The lowest temperature that can be measured is that which produces SNR = 1; this is known as the noise equivalent temperature or NET and is given by
A more useful quantity is the noise equivalent temperature change (NEAT), given by
The NEAT is the amount by which T has to change to produce the smallest detectable change in the detector output, which is by definition equal to the NEP. It is therefore a measure of the sensitivity of the radiometer, and of the uncertainty in any measurement. For a given instrument and target, it can be improved only by integrating the measurement for a longer time, which reduces Af proportionately.
A more practical optical system is one where only the detector and band-limiting filters are cooled and beam modulation has been introduced. The background is often much more intense than the stream from the scene and its fluctuations often limit the sensitivity of the radiometer to the latter. Given that the objective is to measure the strength of the photon stream from the scene a problem this immediately presents is how to distinguish this stream from the background. The technique usually employed is to label the scene radiation by mechanical modulation or chopping of the radiation beam to convert the signal from d.c. to a.c., making it easier to amplify and filter, and reducing some sources of detector noise, particularly those that are most important at low frequencies (§184.108.40.206).
In a chopped system, the photon flux entering the optical system then alternates between that originating in the scene and the reference flux originating from or reflected by the chopper. The resulting flux at the detector can be regarded as the superposition of a steady flux equal to the mean of the scene flux and the reference flux and a square wave flux of peak-to-peak amplitude equal to their difference. Corresponding steady and square wave currents will be present in the detector output. The steady component is rejected. The square waveform may or may not be filtered in the amplifiers so that only the fundamental component is retained. In either case the signal is then synchronously rectified at the chopping frequency and then integrated to produce the output. The output of such a system will be zero when the reference flux is the same as the scene flux and maximum when these fluxes are most different.
The fluctuations in the background flux that give rise to noise at the output are those that lie in a frequency band centred on the chopping frequency that has a width of the order of the reciprocal of the integration time. The similar fluctuations in the reference flux also contribute to the noise level. In critical applications the optical system and its surroundings will be cooled, in extreme cases to helium temperatures. If a black chopper is used it will be cooled also, as will the source of reference flux used with a mirror chopper. A good example of this latter technique is the 'chopping to cold space' often employed in satellite-borne infra-red radiometers. As noted above, the necessary use of choppers to label the scene radiation flux leads to at least half the photons emitted from the scene being wasted.
Chopping alone will not guarantee good performance if the background flux is very large and/or variable compared to the signal. This leads to a requirement to cool, not only the detector itself, but its surroundings and key elements in the optical chain. The detector has a view to its surroundings of solid angle 2n around the beam cone. For infra-red wavelengths, the Planck function is very much smaller at 77 K and at 220 K than it is at 290 K and the contribution to the background falling on the detector from its cold surround and the fluctuation due to the signal flux are both negligible. It is therefore the fluctuation in the background lying in the beam cone (due to emission from the optical components and their surroundings the latter entering the beam via reflections and scattering at the surfaces of the components), which is the dominant source of noise.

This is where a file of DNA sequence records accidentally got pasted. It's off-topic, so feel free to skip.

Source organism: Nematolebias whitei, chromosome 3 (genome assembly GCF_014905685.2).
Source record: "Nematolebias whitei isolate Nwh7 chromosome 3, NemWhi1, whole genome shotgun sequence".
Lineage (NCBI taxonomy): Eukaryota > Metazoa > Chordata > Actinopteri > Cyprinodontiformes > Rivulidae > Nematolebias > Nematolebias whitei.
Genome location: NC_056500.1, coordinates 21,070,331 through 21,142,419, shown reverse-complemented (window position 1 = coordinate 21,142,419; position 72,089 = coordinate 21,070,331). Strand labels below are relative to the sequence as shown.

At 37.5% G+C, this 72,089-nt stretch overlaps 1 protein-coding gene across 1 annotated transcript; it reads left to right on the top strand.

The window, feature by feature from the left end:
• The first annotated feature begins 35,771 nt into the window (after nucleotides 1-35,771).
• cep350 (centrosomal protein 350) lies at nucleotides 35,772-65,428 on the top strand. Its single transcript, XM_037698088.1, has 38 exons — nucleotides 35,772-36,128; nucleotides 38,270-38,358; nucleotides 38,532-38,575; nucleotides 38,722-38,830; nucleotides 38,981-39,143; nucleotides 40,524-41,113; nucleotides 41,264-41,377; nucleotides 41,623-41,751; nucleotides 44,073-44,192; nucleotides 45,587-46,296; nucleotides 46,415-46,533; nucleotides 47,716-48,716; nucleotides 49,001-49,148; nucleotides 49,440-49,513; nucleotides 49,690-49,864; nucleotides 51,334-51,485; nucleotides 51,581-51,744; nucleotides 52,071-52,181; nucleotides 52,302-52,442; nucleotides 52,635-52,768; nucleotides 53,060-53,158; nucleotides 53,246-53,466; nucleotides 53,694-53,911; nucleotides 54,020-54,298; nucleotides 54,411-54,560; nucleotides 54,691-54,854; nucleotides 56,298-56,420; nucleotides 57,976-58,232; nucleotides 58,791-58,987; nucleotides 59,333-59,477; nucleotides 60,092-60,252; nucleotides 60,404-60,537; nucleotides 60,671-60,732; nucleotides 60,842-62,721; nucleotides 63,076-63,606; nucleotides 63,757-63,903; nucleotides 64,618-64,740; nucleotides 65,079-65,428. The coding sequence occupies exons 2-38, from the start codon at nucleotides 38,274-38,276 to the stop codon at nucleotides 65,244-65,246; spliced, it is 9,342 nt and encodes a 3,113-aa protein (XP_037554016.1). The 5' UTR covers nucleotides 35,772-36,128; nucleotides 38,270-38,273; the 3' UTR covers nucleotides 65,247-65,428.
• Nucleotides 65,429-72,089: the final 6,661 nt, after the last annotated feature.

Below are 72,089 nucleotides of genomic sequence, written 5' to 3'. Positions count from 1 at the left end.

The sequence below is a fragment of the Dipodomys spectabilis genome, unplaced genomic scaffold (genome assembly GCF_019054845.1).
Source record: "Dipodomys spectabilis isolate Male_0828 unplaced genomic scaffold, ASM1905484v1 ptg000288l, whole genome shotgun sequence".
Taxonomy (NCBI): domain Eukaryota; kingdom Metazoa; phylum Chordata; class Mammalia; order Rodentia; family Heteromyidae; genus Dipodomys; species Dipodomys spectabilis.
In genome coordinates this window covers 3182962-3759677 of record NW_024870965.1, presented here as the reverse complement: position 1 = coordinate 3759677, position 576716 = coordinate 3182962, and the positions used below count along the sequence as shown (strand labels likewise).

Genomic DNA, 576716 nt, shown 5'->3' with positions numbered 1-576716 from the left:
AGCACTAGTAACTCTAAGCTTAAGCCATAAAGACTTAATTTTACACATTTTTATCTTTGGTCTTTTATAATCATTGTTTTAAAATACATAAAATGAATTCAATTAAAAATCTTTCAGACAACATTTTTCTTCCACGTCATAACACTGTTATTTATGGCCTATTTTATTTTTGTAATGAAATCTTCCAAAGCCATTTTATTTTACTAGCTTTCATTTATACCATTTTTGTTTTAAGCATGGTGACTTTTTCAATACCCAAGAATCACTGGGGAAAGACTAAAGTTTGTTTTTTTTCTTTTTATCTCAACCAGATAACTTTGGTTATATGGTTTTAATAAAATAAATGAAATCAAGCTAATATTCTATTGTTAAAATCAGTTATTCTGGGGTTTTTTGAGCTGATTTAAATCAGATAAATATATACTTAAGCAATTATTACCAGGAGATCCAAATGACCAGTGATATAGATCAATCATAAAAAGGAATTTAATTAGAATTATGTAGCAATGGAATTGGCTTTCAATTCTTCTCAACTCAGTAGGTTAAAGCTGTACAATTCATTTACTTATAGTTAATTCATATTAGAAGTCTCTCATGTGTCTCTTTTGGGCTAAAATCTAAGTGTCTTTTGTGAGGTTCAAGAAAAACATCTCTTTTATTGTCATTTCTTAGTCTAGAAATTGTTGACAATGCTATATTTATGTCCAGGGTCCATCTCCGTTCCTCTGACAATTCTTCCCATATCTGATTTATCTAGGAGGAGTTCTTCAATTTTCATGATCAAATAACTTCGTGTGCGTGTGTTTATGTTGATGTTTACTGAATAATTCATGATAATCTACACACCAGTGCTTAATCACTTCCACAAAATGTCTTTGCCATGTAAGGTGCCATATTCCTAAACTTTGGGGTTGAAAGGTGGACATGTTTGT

Of the parameters of the system, ^ may well be fixed by the spatial resolution required, t0 by the required response time and the linear dimensions of aperture A and the ability to cool the whole optical system will be limited by cost. Obtaining a good optical transmission is obviously always desirable.
In practice, the realistic system described above would also be modified to include at least some of the following refinements:
(i) A band-limiting filter that passes a spectral range Av centred on v cm-1. Measurements that attempt to integrate over too wide a range of wavelengths may maximise the signal-to-noise ratio, but are generally more difficult to interpret, except in situations where the integrated radiance from the target is the essential measurement, for example in energy-balance studies. Narrow-band measurements are essential for radiometric temperature sounding, or for spec-troscopic composition measurements, for example.
(ii) A method of radiometric calibration, to account for the uncertainties and changes in the values of key instrument parameters such as background flux, optical system throughput, and detector response.
(iii) Thermal control. The detector performance is generally temperature dependent; if the temperature of the radiometer housing is not held constant the gain, offset and noise will drift.
(iv) Electromagnetic shielding and vibrational isolation. Sensitive radiometers need protection against extraneous noise sources, such as electromagnetic interference and microphonic noise induced by vibration.
The noise equivalent radiance (NER) of a realistic system can be written
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